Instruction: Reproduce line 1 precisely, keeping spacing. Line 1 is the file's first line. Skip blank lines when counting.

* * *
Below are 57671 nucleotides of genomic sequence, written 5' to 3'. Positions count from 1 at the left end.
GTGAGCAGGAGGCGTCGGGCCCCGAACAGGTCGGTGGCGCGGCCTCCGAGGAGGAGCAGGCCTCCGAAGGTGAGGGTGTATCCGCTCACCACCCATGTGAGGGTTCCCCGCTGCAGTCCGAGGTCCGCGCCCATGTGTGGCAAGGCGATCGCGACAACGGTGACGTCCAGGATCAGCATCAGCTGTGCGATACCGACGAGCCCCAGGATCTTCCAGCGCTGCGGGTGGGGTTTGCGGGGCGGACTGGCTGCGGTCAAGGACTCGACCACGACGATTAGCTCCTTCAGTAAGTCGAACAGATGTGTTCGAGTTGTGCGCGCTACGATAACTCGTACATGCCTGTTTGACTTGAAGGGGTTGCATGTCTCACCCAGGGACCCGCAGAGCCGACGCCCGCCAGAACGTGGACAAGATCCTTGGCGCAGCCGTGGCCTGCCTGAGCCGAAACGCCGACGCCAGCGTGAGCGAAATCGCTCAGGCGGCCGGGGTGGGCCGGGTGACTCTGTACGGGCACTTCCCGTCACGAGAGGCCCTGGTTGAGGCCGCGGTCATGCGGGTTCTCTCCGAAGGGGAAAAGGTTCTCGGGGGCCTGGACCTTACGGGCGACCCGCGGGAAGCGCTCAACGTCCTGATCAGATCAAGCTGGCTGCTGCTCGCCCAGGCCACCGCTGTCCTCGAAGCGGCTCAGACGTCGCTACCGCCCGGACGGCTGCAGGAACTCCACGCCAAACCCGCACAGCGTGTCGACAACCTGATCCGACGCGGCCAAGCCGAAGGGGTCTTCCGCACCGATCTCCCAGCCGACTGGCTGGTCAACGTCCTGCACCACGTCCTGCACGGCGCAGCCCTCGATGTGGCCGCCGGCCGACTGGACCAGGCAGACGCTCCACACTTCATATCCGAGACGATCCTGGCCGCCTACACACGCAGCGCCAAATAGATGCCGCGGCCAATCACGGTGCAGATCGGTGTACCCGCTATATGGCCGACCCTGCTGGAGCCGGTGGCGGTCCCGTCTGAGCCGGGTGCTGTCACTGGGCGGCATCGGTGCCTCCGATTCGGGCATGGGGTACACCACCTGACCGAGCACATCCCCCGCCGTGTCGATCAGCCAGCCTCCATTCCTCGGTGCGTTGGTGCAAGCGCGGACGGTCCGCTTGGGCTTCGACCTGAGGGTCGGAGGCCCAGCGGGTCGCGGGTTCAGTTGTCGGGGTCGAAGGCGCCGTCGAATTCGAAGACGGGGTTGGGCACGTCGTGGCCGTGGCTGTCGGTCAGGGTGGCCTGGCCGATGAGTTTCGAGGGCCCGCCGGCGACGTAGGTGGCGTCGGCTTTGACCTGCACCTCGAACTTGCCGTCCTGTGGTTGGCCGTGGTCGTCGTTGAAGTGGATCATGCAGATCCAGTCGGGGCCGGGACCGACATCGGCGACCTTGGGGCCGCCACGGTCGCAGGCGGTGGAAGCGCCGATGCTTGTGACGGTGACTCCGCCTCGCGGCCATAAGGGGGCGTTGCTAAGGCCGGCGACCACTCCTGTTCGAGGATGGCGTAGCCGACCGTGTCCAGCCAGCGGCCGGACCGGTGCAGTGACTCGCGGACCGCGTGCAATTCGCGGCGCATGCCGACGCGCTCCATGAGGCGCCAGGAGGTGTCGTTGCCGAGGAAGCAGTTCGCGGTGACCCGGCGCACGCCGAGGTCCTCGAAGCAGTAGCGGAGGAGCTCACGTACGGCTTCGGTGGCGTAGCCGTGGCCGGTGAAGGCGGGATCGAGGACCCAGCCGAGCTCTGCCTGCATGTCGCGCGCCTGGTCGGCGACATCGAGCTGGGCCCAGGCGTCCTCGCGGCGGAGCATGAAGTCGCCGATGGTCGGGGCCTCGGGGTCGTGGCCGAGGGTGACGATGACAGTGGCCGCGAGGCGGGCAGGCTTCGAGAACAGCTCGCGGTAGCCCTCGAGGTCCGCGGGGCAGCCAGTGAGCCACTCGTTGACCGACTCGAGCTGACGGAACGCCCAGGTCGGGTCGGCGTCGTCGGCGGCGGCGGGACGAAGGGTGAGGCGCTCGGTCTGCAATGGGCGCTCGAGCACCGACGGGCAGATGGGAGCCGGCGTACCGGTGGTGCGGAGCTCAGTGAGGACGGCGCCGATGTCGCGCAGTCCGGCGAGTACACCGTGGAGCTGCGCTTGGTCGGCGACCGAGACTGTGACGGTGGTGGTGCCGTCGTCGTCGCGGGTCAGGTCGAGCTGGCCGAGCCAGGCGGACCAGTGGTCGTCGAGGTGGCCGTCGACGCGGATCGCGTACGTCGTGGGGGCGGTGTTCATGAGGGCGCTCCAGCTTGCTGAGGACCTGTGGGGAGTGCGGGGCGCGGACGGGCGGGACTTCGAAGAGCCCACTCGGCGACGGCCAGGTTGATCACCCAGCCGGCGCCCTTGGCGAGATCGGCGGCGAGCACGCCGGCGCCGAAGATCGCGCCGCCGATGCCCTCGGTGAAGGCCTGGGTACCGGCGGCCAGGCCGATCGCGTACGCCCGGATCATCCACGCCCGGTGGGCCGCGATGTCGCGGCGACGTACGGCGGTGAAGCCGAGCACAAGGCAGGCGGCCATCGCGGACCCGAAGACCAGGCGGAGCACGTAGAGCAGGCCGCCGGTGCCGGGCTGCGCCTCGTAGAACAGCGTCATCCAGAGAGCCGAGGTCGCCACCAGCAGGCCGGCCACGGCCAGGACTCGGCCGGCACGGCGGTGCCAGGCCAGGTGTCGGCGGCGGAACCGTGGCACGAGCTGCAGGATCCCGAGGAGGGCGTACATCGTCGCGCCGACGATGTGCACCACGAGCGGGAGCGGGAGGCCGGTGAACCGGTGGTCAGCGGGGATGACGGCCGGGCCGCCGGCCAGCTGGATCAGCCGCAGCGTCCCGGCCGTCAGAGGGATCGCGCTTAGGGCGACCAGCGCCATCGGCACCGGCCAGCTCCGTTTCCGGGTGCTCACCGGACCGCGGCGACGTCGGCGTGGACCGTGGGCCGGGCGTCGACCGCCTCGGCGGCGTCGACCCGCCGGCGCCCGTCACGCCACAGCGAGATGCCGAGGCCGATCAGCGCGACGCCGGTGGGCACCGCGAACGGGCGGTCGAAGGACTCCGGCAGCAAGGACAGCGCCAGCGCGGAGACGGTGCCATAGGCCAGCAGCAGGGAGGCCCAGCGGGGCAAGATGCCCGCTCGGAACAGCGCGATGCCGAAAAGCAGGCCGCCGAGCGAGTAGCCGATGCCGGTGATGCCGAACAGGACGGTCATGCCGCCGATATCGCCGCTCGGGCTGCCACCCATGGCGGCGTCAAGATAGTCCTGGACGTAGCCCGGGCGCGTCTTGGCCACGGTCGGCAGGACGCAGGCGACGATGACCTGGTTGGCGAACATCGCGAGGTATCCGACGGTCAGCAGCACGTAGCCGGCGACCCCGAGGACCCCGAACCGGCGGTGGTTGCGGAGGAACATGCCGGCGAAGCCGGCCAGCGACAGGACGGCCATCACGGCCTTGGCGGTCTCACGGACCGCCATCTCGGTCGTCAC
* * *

Below are 57671 nucleotides of genomic sequence, written 5' to 3'. Positions count from 1 at the left end.